I generally don’t pay much attention to the sludge of misinformation and deception that now passes for politics and journalism. I prefer to try to figure out what is actually true myself. But suddenly last weekend, it occurred to me that the massive propaganda war against Obamacare, Citibike and the Common Core are essentially the same. Those waging it may be different – the Tea Party, Tabloids and Teacher’s Union – but the goals, tactics and vested interests are more alike than different.
In each case, an attempt has been made to delay and then kill a different way of doing things before it got started, not because it might fail but because it might succeed. In each case, the group putting out the propaganda has an interest in keeping things as they are: older and wealthy Americans who already benefit from massive direct and indirect government health care spending on themselves and don’t want any benefits for others. Those who believe their own driving and parking is the most important (and only valid) use of the public streets that everyone pays for. And a New York City teacher’s union that has provided the people of New York City with inferior schools for nearly 50 years, generally in exchange for low funding but more recently – over the past decade — in exchange for high funding. And the similarities don’t end there.
In each case the privileged group has attempted to convince the unaffected, or potentially positively affected, that they would be the real victims of the new policy.
In the case of Obamacare, the Tea Party has claimed that unless today’s young people are allowed to be uninsured (or to in reality be uninsured despite paying for bogus low cost insurance) and have their future old age benefits taken away while paying taxes for today’s seniors to get those benefits, they will never get jobs. (Somehow I think a collapse of consumer demand due to 30 years of exploding public and private debts followed by a financial crisis has more to do with it).
In the case of Citibike, the claim was made that an increase in the number of people riding bicycles would lead to a huge number of pedestrians killed and crippled, not drivers and parkers inconvenienced. The soon-to-be former Comptroller claimed that Citibike would thus lead to a wave of litigation against the city, causing huge tax increases and service cuts. None of this has happened, of course, but that doesn’t mean the same claims will not re-appear in the media.
And in the case of the Common Core, the teacher’s union has pushed the idea that having a common curriculum and test will lead to hundreds of thousands of middle class kids being labeled dunces and having their careers ruined, and the high quality schools in much of New York State outside New York City being wrecked. They have formed their own Astroturf groups to push this point, dominate the conversation and shout down those who disagree, demanding that the city and state “listen to parents.”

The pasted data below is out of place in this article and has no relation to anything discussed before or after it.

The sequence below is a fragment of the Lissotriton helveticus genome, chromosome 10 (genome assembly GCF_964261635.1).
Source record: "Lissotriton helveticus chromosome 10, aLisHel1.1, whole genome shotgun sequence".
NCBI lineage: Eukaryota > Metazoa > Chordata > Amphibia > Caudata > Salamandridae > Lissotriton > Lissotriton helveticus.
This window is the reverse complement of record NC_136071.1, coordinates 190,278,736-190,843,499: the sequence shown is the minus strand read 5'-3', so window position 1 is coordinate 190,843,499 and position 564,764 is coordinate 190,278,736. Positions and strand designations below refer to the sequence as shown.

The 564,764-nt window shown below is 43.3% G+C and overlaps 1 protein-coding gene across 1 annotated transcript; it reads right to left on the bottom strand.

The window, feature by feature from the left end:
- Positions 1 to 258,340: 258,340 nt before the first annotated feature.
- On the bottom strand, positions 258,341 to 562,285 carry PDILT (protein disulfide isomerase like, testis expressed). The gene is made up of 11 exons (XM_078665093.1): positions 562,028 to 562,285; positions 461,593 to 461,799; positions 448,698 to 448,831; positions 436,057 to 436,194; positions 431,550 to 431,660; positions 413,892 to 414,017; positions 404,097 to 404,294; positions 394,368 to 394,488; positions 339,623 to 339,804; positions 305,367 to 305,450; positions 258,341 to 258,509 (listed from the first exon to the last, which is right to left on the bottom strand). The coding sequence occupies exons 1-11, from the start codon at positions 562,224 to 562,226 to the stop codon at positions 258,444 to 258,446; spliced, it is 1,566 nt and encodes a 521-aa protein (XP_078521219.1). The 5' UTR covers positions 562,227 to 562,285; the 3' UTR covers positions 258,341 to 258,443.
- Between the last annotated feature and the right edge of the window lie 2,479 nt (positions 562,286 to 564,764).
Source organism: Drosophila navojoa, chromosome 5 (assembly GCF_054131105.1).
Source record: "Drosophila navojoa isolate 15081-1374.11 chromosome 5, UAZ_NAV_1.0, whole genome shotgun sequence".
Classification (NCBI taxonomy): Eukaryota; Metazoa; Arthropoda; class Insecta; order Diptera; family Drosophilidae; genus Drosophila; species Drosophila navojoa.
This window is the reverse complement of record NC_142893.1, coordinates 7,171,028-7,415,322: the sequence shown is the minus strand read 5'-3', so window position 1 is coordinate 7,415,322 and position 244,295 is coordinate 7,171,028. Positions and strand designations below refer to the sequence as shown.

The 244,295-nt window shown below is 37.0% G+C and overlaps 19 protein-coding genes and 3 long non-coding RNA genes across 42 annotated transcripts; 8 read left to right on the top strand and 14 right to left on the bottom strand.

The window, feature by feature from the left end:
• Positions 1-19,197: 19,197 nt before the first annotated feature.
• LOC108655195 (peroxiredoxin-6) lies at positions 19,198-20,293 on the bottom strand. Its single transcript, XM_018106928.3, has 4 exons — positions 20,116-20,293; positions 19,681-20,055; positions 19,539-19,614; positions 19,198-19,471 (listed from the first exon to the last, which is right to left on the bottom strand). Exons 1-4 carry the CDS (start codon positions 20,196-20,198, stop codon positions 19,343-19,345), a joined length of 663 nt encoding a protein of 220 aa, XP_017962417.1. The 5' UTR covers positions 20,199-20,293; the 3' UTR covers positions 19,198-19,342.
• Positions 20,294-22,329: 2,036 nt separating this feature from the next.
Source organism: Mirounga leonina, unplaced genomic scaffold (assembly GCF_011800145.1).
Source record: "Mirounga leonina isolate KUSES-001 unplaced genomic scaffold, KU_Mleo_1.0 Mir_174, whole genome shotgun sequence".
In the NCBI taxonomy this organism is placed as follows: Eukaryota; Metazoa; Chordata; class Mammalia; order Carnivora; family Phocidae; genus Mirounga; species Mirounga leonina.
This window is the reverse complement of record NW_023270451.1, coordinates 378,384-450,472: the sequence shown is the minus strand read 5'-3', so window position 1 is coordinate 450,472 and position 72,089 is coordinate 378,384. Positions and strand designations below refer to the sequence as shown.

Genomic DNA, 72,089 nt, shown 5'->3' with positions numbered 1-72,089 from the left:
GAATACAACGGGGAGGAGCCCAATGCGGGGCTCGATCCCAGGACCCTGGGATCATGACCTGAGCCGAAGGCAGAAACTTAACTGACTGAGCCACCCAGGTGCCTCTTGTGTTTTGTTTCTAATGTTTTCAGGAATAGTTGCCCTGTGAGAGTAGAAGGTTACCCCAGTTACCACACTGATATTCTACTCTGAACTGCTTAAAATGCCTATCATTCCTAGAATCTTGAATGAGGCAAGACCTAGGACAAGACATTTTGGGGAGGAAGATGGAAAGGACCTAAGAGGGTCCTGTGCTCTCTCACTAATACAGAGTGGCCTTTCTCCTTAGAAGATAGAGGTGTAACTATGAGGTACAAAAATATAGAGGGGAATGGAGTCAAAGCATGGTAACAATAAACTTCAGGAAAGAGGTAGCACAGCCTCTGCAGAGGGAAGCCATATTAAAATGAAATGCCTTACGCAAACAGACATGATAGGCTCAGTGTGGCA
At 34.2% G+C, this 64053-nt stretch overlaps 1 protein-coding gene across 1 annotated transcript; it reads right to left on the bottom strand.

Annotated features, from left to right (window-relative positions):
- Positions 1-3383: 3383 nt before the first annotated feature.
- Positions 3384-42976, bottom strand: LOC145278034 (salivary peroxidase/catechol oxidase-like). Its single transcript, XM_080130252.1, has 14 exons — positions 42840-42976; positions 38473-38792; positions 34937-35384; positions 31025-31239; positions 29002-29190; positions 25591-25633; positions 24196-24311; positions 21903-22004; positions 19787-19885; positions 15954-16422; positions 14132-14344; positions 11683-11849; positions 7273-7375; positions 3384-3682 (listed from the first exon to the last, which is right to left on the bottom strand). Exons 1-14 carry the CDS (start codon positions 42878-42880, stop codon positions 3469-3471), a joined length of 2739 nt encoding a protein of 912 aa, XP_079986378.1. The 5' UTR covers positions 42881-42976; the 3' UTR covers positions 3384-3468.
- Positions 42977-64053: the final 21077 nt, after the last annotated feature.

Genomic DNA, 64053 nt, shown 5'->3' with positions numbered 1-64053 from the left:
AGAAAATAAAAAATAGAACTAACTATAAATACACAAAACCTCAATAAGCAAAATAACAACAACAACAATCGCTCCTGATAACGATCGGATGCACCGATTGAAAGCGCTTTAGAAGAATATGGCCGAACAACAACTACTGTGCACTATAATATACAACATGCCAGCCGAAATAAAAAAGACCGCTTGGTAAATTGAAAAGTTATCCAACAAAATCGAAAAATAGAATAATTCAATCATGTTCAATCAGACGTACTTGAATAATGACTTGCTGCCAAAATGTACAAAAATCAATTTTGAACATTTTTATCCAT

In each case, the privileged, self-interest groups pretend to have the best interest of the disadvantaged at heart.
The Republicans claim they will come up with a fairer and more effective set of policies for the publicly financed and subsidized portion of health care – but only after Obamacare is repealed or delayed. Just like they did back in the mid-2000s when the controlled the White House and both houses of Congress? Back then they cut taxes for yesterday’s rich while enriching Medicare benefits for yesterday and today’s seniors, and then announced that due to soaring debts federal old age benefits will have to be slashed for those under age 55. More and more public money was going to fewer and fewer people, even as those who were made to pay for it were increasingly uninsured.
In the case of Citibike, the tabloids, and the interests whose propaganda they published, all claimed to be in favor of people being allowed to ride bicycles safely if they chose. Just not there, and not there, and not there, and not there, and not without a few decades of public consultation and $millions of dollars of consultant reports for every bike lane and Citibike stand.
And the United Federation of Teachers claims it in favor of high standards, better schools, and accountability – but is merely against any and all specific attempts to implement them, including those they previously claimed to be in favor of back when attacking some other alternative.